1Strong Form for Two-Point Boundary Value Problems, 2 Two-Point Boundary Value Problem With Generalized Boundary Conditions
APPLICATION TO HEAT TRANSFER TWO-DIMENTIONAL
1Strong Form for Two-Point Boundary Value Problems
The equations developed in this chapter for heat conduction, diffusion and elasticity problems are all of the following form:
Such one-dimensional problems are called two-point boundary value problems. gives the particular meanings of the above variables and parameters for several applications. The natural boundary conditions can also be generalized as (based on Becker et al. (1981))
Equation is a natural boundary condition because the derivative of the solution appears in it. reduces to the standard natural boundary conditions considered in the previous sections when bðx Þ ¼ 0. Notice that the essential boundary condition can be recovered as a limiting case of when bðxÞ is a penalty parameter, i.e. a large number In this case, and Equation is called a generalized boundary condition.
An example of the above generalized boundary condition is an elastic bar with a spring attached as shown in In this case, bðlÞ ¼ k and reduces to
where ¼ k is the spring constant. If the spring stiffness is set to a very large value, the above boundary condition enforces ¼ u; if we let k ¼ 0, the above boundary condition corresponds to a prescribed traction boundary. In practice, such generalized boundary conditions are often used to model the influence of the surroundings. For example, if the bar is a simplified model of a building and its foundation, the spring can represent the stiffness of the soil.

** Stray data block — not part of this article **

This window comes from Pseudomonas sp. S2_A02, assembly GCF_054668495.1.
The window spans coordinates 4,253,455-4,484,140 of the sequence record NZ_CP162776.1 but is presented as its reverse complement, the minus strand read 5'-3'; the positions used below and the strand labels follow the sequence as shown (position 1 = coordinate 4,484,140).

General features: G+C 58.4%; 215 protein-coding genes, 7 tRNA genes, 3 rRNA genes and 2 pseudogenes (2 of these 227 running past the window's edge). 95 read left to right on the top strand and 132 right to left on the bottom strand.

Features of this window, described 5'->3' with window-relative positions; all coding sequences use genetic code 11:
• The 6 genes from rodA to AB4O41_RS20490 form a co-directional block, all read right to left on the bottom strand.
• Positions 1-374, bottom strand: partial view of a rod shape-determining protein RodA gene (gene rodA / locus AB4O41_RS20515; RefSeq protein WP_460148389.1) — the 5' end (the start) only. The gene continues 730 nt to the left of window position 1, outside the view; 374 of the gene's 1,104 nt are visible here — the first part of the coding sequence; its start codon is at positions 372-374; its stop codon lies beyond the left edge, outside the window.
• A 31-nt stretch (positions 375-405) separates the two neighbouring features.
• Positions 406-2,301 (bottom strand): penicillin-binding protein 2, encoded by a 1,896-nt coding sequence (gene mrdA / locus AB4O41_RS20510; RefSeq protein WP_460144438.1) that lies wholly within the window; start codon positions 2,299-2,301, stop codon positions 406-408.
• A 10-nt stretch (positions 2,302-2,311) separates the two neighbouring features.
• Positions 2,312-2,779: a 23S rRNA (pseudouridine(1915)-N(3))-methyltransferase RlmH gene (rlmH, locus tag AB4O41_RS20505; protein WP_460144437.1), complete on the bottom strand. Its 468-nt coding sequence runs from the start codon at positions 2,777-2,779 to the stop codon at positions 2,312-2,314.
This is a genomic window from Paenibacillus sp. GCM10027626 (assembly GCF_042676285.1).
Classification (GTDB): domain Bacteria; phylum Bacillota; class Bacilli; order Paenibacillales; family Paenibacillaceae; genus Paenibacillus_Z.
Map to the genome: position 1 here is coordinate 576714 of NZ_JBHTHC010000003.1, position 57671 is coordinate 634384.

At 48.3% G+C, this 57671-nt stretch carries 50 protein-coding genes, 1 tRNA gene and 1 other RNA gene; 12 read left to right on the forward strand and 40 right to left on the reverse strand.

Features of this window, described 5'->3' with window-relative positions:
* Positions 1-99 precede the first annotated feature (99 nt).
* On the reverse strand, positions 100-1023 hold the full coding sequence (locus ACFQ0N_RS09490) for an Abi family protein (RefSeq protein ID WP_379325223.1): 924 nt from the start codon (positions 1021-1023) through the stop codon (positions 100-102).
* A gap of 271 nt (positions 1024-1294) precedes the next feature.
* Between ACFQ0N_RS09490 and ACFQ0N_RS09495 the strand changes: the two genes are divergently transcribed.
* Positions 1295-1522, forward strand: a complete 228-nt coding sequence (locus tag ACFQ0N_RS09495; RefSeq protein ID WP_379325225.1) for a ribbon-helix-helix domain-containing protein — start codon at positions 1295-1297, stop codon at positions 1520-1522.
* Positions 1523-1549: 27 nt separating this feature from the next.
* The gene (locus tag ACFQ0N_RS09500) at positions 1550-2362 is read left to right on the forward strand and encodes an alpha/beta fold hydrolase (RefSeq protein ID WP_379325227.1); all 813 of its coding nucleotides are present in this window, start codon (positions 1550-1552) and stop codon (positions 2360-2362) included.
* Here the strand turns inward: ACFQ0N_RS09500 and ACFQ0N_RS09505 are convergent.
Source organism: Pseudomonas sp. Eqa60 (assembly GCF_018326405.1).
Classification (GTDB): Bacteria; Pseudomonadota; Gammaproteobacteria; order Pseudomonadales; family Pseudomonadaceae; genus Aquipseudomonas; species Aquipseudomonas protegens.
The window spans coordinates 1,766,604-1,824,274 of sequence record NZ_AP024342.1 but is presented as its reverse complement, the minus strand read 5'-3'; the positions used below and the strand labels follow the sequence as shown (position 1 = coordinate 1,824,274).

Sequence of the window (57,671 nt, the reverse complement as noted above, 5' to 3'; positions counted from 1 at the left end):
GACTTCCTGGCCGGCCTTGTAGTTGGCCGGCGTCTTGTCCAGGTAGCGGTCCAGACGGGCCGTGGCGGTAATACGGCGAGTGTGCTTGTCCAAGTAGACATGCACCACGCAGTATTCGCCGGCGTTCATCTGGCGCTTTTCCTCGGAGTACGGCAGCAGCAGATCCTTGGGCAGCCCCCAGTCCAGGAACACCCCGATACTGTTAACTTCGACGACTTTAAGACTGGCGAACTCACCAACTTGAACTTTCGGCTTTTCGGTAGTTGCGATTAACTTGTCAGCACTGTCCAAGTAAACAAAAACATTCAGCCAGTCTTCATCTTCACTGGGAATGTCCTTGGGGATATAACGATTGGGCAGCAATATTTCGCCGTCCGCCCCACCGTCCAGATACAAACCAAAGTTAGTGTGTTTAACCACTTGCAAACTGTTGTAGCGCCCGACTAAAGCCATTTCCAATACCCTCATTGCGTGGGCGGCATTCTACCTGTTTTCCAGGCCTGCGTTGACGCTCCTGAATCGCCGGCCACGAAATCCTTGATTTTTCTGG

2 Two-Point Boundary Value Problem With Generalized Boundary Conditions
An example of the generalized boundary for elasticity problem.
Another example of the application of this boundary condition is convective heat transfer, where energy is tran
sferred between the surface of the wall and the surrounding medium. Suppose convective heat transfer occurs at x ¼ l. Let T ðlÞ be the wall temperature at x ¼ l and T be the temperature in the medium. Then the flux at the boundary x ¼ l is given by qð lÞ ¼ hðT ðlÞ T Þ, so bðlÞ ¼ h and the boundary condition is where h is convection coefficient, which has dimensions of W m 2 o C 1 . Note that when the convection coefficient is very large, the temperature T is immediately felt at x ¼ l and thus the essential boundary condition is again enforced as a limiting case of the natural boundary condition.
There are two approaches to deal with the boundary condition . We will call them the penalty and partition methods. In the penalty method, the essential boundary condition is enforced as a limiting case of the natural boundary condition by equating bðxÞ to a penalty parameter. The resulting strong form for the penalty method is given in.
General strong form for 1D problems-penalty method
þ f ¼ 0 on ;
In the partition approach, the total boundary is partitioned into the natural boundary, and the complementary essential boundary, The natural boundary condition has the generalized form defined by The resulting strong form for the partition method is summarized in.
3 Weak Form for Two-Point Boundary Value Problems
In this section, we will derive the general weak form for two-point boundary value problems. Both the penalty and partition methods described in will be considered. To obtain the general weak form for the penalty method, we multiply the two equations in the strong by the weight function and integrate over the domains over which they hold: the domain for the differential equation and the domain for the generalized boundary condition.